to trial, Correa may have argued that he did not intend to injure the Astros or
convert it for his or the Cardinals’ benefit.
There may have been no conclusive evidence that Correa intended to injure the
That said, such intent could be inferred from the fact that
Correa allegedly leaked the Astros’ confidential trade discussions to Deadspin—a move
which inflicted foreseeable reputational damage on the Astros and seemed to
serve no purpose other than to injure and embarrass. Also, as the government
pointed out in its sentencing memorandum, the information Correa looked at did
not relate to the Cardinals, but rather included the Astros’ trade discussions
with other teams. Such trade discussions had no bearing on whether the Astros
stole information from the Cardinals, suggesting that Correa’s intent was to
injure the Astros (and not to assess whether the Astros had stolen information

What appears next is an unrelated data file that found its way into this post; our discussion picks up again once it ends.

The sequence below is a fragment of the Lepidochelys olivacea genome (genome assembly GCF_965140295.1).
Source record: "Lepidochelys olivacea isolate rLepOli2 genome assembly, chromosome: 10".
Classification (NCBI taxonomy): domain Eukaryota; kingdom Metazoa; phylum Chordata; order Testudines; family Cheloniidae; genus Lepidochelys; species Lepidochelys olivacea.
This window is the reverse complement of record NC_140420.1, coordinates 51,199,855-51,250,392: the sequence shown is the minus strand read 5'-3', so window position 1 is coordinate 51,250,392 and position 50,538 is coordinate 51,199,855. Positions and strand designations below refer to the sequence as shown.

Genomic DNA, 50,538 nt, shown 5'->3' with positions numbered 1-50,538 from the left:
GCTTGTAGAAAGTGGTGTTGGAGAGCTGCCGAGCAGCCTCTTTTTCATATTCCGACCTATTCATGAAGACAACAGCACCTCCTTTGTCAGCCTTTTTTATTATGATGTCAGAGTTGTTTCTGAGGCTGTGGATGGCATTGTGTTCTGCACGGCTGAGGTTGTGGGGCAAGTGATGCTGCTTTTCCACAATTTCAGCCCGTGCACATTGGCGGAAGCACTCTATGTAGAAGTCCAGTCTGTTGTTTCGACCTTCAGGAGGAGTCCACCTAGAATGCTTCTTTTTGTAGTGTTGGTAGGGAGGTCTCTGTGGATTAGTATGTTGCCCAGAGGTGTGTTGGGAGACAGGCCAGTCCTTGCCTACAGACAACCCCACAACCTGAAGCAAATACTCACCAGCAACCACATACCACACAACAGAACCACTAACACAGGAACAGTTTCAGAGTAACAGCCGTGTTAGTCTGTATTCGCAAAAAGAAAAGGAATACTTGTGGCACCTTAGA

from the Cardinals).
Moreover, Correa personally benefited from the hack insofar
as he was promoted to Director of Scouting in 2014. The specific content Correa
accessed in the Astros’ Ground Control database was directly related to
drafting and scouting, which were areas core to Correa’s new job
responsibilities. As the prosecution highlighted in its court filings, Correa’s
access to Ground Control gave him the ability to “corroborate his judgment
calls” by “check[ing] what another analytics-minded
In addition, Ground Control enabled Correa to know which projects the Astros
found promising and which they discarded.
Two principle questions remain. First, why did the
prosecution not bring charges against the Cardinals as well? The Commissioner
clearly saw it fit to sanction the organization through a fine and loss of
draft picks. Further, it would have been possible to introduce evidence that
Correa acted within the scope of his employment, thus making the Cardinals
liable pursuant to the doctrine of respondeat
superior. Perhaps because the government knew that MLB had its own internal
mechanisms for disciplining and fining clubs, there was less of a need for the
government to impose its own sanctions.
Second, why did the government not prosecute Correa under
the EEA? Certainly, the CFAA charge was the more straightforward claim to
pursue since the EEA has a more intricate mens rea requirement. As previously mentioned,